The lights are on
I would like to tell you two stories. One is a cautionary tale. The other is an application of what I learned from it.
A number of years ago, before I was writer and before I ever reviewed a game, I challenged myself. A major RPG that I had been dying to play had just been released, and I wanted to see it all, as quickly as possible. I gave myself a deadline of five days.
A friend was coming into town, and I wanted to pass the game off to him before he left. I stayed up late. I played during every free moment. For that week, all I thought about was this game.
At the end, when the final boss had been slain, I had two simultaneous emotions. I was proud of my accomplishment. Conquering a 60+ hour game in under a week isn’t easy when you’ve got kids. I was also exhausted though, and despite how engaging that game is, the only thing I remember about it today was how I forced my way through.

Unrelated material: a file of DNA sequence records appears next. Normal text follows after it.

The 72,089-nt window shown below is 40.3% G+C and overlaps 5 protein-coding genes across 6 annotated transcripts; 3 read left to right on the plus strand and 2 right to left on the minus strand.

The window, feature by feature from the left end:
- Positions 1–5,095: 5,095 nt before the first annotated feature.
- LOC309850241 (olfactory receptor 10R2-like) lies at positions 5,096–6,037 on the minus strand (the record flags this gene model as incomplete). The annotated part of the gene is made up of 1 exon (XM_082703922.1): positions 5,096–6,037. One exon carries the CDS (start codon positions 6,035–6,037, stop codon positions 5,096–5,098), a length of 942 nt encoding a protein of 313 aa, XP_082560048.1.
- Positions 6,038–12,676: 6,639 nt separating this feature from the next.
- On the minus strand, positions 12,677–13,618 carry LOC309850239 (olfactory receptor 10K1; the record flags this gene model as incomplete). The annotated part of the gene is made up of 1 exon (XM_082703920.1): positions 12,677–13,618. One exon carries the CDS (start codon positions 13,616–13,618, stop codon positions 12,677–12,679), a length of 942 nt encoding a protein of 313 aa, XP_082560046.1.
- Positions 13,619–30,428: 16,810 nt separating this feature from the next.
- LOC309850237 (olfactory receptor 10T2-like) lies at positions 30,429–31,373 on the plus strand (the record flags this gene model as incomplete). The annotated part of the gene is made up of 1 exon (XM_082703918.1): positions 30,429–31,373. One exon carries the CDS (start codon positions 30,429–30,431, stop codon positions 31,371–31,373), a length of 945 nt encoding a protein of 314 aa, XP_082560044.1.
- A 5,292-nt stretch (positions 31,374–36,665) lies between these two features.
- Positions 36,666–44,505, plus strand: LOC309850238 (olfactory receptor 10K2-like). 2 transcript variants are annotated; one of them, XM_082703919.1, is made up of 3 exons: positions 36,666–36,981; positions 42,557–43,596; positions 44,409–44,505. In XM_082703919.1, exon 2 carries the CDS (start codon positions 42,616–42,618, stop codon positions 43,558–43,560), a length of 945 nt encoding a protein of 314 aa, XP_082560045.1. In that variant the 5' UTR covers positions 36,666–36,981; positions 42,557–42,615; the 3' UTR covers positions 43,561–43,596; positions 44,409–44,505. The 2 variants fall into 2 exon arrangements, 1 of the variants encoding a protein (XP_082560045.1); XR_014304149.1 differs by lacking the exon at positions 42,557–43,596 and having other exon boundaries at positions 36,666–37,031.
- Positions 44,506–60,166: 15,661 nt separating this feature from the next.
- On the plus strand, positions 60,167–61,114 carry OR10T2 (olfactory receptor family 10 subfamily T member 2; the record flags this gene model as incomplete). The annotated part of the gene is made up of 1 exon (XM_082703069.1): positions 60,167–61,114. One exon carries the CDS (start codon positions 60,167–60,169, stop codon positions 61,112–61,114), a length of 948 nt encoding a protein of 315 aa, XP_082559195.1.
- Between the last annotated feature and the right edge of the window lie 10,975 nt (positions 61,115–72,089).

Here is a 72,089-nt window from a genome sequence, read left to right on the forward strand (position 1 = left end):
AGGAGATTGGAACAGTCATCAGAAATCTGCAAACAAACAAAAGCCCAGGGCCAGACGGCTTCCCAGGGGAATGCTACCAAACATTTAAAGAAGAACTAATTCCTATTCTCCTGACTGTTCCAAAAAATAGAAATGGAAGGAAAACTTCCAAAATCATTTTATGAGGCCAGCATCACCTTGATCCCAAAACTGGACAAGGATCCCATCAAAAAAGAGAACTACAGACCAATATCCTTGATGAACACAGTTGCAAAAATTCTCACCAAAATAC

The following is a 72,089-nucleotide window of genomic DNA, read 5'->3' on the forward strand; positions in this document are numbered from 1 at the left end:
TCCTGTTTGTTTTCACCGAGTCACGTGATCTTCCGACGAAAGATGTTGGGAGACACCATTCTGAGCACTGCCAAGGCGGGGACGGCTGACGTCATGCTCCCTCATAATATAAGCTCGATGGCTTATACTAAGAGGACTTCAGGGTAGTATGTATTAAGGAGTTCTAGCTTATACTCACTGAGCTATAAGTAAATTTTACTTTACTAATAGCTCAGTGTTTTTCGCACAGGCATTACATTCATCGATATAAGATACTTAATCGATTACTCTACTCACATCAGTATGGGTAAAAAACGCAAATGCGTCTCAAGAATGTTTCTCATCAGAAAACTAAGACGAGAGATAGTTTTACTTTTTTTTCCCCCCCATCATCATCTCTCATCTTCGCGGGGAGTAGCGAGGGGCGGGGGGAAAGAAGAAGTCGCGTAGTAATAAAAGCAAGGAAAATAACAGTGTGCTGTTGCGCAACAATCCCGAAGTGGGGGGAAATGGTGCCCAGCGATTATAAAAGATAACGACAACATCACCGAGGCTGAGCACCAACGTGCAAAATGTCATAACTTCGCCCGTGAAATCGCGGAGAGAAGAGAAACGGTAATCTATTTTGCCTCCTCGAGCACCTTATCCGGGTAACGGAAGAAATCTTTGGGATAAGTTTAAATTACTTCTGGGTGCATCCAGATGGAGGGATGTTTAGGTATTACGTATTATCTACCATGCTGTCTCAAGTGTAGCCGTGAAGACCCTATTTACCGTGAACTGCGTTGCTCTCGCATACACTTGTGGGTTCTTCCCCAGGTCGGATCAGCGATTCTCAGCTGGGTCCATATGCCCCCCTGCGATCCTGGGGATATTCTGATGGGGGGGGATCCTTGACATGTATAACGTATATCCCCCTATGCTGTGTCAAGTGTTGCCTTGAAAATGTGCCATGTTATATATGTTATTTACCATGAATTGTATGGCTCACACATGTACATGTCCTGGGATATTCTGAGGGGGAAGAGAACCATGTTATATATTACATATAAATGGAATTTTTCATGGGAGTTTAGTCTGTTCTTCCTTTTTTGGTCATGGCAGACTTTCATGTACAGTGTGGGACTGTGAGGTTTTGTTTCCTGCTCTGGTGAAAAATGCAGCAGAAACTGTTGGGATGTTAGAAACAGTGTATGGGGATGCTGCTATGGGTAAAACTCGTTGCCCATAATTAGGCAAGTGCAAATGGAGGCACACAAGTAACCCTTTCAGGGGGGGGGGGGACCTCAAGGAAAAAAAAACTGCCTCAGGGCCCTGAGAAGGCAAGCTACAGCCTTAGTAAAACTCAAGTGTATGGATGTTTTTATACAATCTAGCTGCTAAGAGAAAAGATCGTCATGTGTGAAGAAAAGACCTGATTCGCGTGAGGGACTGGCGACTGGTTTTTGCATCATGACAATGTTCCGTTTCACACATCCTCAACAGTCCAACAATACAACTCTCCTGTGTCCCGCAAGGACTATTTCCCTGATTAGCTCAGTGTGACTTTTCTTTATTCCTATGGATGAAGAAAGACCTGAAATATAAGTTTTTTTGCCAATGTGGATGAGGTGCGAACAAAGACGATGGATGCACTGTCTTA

I firmly believe I would have enjoyed that game more had I taken my time. I did myself a disservice. And while there are definitely some games that have pulled me through at a brisk pace, ever since then, I’ve not pushed.
Recently, I had the opportunity to play through BioShock’s first narrative DLC pack, Burial at Sea Episode 1. As I wandered around Rapture, I let the game dictate the pace. The conversations between residents, the unsullied storefronts and vistas, and the clever callbacks to our first visit to Andrew Ryan’s underwater city all encouraged me to stay a while and listen.
I’ve learned that some games are better for me to play quickly. The adrenaline might need to stay high, the story might be so complex that stepping away means trouble upon return, or I simply might be embroiled in a puzzle that demands solving before I can sleep. These are the times when a game tugs me through, drawing me back in.
I no longer force it. I never push myself to over-indulge in a game that I would prefer in more measured doses. That’s no doubt why my backlog has grown over the past few years. But you know what? I don’t regret anything… except that one game that taught me this important lesson.
Email the author Mike Futter, or follow on Google+, Twitter, and Game Informer.